Chris Christie And The Politics Of Pursuit

Former EPA Regional Administrator Alan J. Steinberg wonders if former Gov. Chris Christie would be a good choice after President Donald Trump passed over Congressman John Ratcliffe for the position of Director of National Intelligence.

Classic literature and pop culture have given us compelling tales of obsessive pursuit, of driven, single-minded individuals determined to corner and capture their quarry.

Consider:

Captain Ahab chasing the white whale across the globe’s oceans.

Inspector Javert following Jean Valjean through the labyrinth of sewers beneath the streets of Paris.

Police Lt. Philip Gerard tracking “The Fugitive” across theater and television screens.

Wile E. Coyote trailing the roadrunner through desert, canyon and mountain.

Elmer Fudd seeking to entrap Bugs Bunny.

With his announced intention to follow former President Trump around the country hoping to confront him personally, former New Jersey Gov. and Republican presidential candidate Chris Christie has joined Ahab, Javert, Gerard, Coyote and Fudd on his own quest to corner him and force a public encounter.

It is yet another turn in what has become one of the wackiest presidential campaigns by both parties in modern history.

Christie intends to synchronize his campaign GPS with Trump’s if the ex-president and current runaway leader for the nomination is a no show at the second candidates’ debate on Set. 27 in California and a third scheduled for later this year in Alabama.

He’s already skipped the first in Milwaukee last month and appears ready to decline whatever remains in the debate schedule.

If Trump carries through on his threat, Christie promised “Wherever he goes, I’ll go and we’ll wind up talking to each other one way or the other.”

As a sustainable campaign strategy, it has little to recommend it.

Trump ignored the initial debate and suffered no consequences and, as he maintains a 40-point lead in the contest for the nomination, there is no reason to believe he’ll incur any significant damage by refusing to participate in future face offs.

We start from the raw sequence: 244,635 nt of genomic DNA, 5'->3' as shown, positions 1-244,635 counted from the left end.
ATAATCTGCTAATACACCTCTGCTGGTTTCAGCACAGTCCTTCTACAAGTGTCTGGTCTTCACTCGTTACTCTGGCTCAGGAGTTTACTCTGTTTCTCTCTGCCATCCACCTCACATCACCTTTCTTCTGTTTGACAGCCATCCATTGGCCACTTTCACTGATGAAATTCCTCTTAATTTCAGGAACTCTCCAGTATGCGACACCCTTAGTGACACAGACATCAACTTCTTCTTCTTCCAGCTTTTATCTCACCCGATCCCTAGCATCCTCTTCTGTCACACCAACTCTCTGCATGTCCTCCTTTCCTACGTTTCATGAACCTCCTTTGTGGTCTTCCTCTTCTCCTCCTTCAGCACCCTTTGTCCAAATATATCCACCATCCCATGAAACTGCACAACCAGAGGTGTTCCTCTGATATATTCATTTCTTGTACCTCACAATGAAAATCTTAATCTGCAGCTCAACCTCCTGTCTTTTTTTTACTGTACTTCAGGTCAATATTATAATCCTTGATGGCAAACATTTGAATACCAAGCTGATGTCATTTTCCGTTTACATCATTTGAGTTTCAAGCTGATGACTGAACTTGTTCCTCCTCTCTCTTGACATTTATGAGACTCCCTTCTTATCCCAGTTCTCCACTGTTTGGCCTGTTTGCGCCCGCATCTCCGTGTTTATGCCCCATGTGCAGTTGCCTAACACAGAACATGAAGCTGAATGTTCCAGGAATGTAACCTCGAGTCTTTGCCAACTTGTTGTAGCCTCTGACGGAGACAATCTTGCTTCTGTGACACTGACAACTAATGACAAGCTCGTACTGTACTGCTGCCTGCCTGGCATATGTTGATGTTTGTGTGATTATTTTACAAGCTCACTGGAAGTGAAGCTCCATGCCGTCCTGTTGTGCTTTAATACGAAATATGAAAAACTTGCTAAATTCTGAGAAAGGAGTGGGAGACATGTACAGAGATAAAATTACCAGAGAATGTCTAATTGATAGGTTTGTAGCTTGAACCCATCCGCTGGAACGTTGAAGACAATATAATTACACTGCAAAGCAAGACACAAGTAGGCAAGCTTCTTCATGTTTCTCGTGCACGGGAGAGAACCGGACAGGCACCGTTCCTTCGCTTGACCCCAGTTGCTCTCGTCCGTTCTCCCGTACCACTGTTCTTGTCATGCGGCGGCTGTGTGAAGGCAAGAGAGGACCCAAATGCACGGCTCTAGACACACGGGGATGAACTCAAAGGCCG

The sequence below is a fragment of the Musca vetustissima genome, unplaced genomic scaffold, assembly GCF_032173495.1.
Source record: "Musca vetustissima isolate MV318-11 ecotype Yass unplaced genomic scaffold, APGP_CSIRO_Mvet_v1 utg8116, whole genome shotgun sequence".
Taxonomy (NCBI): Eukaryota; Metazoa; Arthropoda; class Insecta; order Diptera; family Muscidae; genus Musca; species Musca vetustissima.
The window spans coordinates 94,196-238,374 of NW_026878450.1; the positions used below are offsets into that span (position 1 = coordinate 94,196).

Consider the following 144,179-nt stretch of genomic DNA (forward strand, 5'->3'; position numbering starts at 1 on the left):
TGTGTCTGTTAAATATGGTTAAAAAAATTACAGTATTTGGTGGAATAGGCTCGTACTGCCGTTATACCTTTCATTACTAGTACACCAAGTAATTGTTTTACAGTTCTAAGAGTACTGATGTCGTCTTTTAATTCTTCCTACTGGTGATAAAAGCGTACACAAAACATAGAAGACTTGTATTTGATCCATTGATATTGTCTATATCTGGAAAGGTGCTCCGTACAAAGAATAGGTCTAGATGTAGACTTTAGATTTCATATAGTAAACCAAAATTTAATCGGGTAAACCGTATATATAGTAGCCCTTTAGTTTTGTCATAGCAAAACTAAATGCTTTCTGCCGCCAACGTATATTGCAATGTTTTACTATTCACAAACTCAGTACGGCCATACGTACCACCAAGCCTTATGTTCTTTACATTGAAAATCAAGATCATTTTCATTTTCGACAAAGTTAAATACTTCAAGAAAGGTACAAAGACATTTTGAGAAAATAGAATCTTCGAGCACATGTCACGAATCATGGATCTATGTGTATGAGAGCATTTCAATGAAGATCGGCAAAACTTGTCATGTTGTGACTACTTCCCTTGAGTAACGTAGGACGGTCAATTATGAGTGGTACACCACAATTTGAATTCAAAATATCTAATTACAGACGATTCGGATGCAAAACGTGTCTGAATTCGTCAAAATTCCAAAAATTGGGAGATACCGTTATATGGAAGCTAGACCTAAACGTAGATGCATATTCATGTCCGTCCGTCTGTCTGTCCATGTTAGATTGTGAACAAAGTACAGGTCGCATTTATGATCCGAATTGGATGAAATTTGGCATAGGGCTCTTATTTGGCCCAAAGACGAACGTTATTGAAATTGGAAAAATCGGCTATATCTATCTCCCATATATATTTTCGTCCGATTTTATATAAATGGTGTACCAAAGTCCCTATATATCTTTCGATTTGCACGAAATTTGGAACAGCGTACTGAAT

He continues as well to hold either a slight within the margin of error lead over President Biden or locked in a statistical tie.

Christie has spent nearly every hour of every day since he launched his campaign in June on the attack against Trump, utilizing media interviews and his social media platform to pepper him relentlessly with assaults on his character, intellect, honesty, abrasive personality,  first term failures and his drawbacks as a candidate while predicting a landslide loss for the Republican Party if Trump leads the ticket in 2024.

Aside from setting himself apart from the rest of the field as the most anti-Trump contender, his barrage hasn’t been of much help. While Trump has responded occasionally with broadsides of his own against Christie, he’s treated him more like a thorn in his side rather than a dagger at his throat.

In the Real Clear Politics polling average, Christie is slightly above three percent — good for sixth place — and has demonstrated little upward movement.

It is unlikely that setting himself up as a one man truth squad to trail Trump around the country will produce any breakout change in polling support.

Christie has boasted often that he’d mop the floor with his one time friend and confidante in a head to head debate and there’s ample evidence that the former governor is far more adept in that format than any of the others, including Trump.

While that is certainly true, it accomplishes nothing toward breaking the vise-like grip Trump has maintained on the Republican voter base.